Social acts, as Reid conceives them, are neither modifications nor combinations of solitary acts. They form a separate field of investigation, above all because expression belongs to the very essence of the social act, and this expression is therefore radically different from that sort of accidental expression which we sometimes find in the field of solitary acts. A command is not "a desire expressed by language" (1969a, p. 61). A promise is not "some kind of will, consent, or intention, which may be expressed, or may not be expressed" (op. cit., p. 453). Social acts are such as to have a necessary directedness towards some other person, and the relevant linguistic expression makes sense only where such a directedness obtains. In a promise, for example, "the prestation promised must be understood by both parties" (op. cit., p. 446). Social acts thereby constitute a miniature "civil society", a special kind of structured whole, embracing both the one who initiates them and the one to whom they are directed. The latter "acts a part in them" (op. cit., p. 438), and this part is indispensable to the existence of the whole.

Reid has hereby captured many of the most important elements of the modern theory. Unfortunately, his Cartesian (dualist) ontology meant that he was unable to give a clear and consistent statement of the relation between observable utterance and underlying intention or act of will.(3) Reid's account is incomplete also in that he concerns himself only with the structures of what one might call unimpaired social operations. He pays no special attention to cases of possible "infelicity". Not least important however is the fact that his work on social acts remained without any influence in the wider philosophical community, so that it was not until the end of the 19th century that the idea of linguistic action began to rear its head once more. Pertinent remarks may, again with the benefit of hindsight, be extracted from the writings of Peirce, though here, too, one will search in vain for any developed theory of the way uses of language may effect "a general mode of real happening"(4). It is rather in the work of the Munich phenomenologist Adolf Reinach (1883-1917) that there is to be discovered the first systematic theory of the phenomena of promising, questioning, requesting, commanding, accusing, etc., phenomena which Reinach, like Reid (though almost certainly independently(5)), collects together under the heading "social acts".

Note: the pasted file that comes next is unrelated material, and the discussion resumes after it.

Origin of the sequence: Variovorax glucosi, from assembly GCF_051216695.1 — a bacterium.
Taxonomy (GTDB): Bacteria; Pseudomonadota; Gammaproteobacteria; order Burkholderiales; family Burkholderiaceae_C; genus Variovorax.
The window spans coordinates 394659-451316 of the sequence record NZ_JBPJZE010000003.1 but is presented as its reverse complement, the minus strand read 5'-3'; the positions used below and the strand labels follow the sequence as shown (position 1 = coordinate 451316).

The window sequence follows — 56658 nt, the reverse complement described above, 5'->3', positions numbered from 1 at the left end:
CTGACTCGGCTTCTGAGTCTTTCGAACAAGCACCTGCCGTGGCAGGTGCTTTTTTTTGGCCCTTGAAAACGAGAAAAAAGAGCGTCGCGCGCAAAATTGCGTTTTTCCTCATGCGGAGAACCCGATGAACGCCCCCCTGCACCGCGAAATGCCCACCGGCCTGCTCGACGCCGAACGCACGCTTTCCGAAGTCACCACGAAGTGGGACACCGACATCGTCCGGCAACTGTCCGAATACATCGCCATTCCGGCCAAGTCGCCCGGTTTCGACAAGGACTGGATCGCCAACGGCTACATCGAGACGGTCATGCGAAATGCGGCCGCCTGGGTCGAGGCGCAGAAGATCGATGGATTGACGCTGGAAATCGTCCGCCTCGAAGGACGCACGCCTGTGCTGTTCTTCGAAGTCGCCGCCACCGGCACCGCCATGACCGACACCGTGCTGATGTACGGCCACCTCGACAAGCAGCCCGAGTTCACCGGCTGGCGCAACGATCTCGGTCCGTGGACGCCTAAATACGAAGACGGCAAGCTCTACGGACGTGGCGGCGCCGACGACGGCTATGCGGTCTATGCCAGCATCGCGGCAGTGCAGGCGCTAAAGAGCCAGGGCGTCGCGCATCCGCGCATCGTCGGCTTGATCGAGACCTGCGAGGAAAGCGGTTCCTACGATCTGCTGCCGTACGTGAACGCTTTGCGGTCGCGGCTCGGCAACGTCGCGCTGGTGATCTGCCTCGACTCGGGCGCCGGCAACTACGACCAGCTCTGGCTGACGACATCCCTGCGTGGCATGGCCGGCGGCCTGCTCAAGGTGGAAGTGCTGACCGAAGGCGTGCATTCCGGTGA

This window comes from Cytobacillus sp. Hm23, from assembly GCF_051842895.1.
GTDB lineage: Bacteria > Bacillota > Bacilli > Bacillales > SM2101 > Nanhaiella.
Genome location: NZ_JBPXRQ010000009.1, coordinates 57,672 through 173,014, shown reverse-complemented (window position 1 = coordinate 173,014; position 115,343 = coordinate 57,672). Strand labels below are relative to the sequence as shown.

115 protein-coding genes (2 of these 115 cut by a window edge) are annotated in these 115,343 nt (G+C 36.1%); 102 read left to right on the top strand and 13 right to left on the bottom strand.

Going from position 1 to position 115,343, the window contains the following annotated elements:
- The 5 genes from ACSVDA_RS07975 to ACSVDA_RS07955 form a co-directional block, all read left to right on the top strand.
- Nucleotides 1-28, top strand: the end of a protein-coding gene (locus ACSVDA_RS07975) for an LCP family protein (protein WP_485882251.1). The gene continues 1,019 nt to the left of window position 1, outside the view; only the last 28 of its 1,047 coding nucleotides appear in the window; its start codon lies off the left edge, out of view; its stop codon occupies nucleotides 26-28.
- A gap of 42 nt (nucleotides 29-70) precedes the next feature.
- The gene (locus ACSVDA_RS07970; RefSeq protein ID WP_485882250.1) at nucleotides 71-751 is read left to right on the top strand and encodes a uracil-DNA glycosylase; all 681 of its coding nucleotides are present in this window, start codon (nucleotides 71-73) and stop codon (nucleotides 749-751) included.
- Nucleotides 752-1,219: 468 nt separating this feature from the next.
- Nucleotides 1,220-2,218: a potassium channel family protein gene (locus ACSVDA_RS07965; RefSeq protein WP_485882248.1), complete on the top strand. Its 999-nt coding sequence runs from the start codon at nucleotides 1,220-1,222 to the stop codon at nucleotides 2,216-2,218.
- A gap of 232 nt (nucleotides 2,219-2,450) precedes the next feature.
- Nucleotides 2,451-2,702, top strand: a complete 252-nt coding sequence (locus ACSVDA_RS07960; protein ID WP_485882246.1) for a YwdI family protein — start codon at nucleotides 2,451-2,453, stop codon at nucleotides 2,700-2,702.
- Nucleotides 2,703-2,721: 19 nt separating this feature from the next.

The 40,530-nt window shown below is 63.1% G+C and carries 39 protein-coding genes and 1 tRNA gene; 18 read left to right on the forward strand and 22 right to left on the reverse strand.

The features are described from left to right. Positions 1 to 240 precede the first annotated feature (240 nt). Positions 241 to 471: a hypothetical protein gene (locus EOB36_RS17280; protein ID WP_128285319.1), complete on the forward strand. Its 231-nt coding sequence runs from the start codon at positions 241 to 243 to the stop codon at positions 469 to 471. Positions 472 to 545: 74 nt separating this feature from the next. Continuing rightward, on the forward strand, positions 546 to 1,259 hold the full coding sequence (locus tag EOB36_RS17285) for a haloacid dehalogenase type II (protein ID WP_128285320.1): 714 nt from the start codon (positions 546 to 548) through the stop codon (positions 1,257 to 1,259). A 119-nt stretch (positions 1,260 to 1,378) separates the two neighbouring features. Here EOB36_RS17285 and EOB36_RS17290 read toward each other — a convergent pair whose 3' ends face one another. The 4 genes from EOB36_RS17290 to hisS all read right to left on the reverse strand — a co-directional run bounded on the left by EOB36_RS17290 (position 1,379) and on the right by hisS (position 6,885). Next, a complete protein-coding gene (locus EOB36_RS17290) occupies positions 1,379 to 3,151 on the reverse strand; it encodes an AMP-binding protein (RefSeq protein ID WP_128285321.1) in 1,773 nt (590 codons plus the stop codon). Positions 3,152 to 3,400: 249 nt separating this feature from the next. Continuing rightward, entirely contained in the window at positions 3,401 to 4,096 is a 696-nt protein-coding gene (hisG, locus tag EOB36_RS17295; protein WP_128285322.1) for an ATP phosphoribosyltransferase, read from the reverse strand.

Reinach's work provides a rich taxonomy of the various different speech action varieties and of their possible modifications.(6) It contains a detailed treatment of the quasi-legal status of speech actions and of the relations between legal and ethical obligations. And it contains a discussion of one feature of speech actions which seems hardly to have been dealt with in the Anglo-Saxon literature - that feature whereby such actions may be performed by proxy, as when an action of promising or commanding or inviting is carried out by one person in the name of another.(7)